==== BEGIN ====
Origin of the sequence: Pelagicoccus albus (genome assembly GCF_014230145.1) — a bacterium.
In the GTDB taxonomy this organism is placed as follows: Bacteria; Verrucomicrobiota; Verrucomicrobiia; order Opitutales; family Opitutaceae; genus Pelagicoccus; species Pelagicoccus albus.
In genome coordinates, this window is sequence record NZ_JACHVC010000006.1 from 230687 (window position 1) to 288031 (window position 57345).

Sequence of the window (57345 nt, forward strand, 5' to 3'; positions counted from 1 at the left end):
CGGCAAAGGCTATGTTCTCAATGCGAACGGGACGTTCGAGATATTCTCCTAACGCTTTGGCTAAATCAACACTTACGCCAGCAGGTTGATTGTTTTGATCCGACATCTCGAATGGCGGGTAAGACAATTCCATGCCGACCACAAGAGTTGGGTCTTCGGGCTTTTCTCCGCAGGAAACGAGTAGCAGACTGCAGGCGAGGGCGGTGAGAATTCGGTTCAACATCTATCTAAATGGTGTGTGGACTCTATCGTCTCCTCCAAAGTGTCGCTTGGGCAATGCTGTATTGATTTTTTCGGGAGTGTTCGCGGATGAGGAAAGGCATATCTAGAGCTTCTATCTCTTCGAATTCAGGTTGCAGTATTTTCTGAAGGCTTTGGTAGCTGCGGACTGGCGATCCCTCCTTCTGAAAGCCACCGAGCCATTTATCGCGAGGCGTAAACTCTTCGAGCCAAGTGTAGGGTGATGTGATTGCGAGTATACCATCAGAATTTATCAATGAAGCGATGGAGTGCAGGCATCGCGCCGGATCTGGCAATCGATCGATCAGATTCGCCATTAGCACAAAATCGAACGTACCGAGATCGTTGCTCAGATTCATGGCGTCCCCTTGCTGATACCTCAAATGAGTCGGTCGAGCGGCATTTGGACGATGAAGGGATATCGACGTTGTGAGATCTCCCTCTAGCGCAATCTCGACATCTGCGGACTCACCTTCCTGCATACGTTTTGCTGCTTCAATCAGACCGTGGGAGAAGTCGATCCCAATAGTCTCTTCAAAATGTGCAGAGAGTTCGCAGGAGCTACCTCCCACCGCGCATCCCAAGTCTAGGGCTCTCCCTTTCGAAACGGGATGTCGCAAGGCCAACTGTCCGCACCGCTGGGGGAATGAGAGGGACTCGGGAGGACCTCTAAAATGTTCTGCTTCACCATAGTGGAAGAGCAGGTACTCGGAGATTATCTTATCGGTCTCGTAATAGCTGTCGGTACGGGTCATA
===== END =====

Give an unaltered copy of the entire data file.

Origin of the sequence: Pelagicoccus albus (genome assembly GCF_014230145.1) — a bacterium.
In the GTDB taxonomy this organism is placed as follows: Bacteria; Verrucomicrobiota; Verrucomicrobiia; order Opitutales; family Opitutaceae; genus Pelagicoccus; species Pelagicoccus albus.
In genome coordinates, this window is sequence record NZ_JACHVC010000006.1 from 230687 (window position 1) to 288031 (window position 57345).

Sequence of the window (57345 nt, forward strand, 5' to 3'; positions counted from 1 at the left end):
CGGCAAAGGCTATGTTCTCAATGCGAACGGGACGTTCGAGATATTCTCCTAACGCTTTGGCTAAATCAACACTTACGCCAGCAGGTTGATTGTTTTGATCCGACATCTCGAATGGCGGGTAAGACAATTCCATGCCGACCACAAGAGTTGGGTCTTCGGGCTTTTCTCCGCAGGAAACGAGTAGCAGACTGCAGGCGAGGGCGGTGAGAATTCGGTTCAACATCTATCTAAATGGTGTGTGGACTCTATCGTCTCCTCCAAAGTGTCGCTTGGGCAATGCTGTATTGATTTTTTCGGGAGTGTTCGCGGATGAGGAAAGGCATATCTAGAGCTTCTATCTCTTCGAATTCAGGTTGCAGTATTTTCTGAAGGCTTTGGTAGCTGCGGACTGGCGATCCCTCCTTCTGAAAGCCACCGAGCCATTTATCGCGAGGCGTAAACTCTTCGAGCCAAGTGTAGGGTGATGTGATTGCGAGTATACCATCAGAATTTATCAATGAAGCGATGGAGTGCAGGCATCGCGCCGGATCTGGCAATCGATCGATCAGATTCGCCATTAGCACAAAATCGAACGTACCGAGATCGTTGCTCAGATTCATGGCGTCCCCTTGCTGATACCTCAAATGAGTCGGTCGAGCGGCATTTGGACGATGAAGGGATATCGACGTTGTGAGATCTCCCTCTAGCGCAATCTCGACATCTGCGGACTCACCTTCCTGCATACGTTTTGCTGCTTCAATCAGACCGTGGGAGAAGTCGATCCCAATAGTCTCTTCAAAATGTGCAGAGAGTTCGCAGGAGCTACCTCCCACCGCGCATCCCAAGTCTAGGGCTCTCCCTTTCGAAACGGGATGTCGCAAGGCCAACTGTCCGCACCGCTGGGGGAATGAGAGGGACTCGGGAGGACCTCTAAAATGTTCTGCTTCACCATAGTGGAAGAGCAGGTACTCGGAGATTATCTTATCGGTCTCGTAATAGCTGTCGGTACGGGTCATA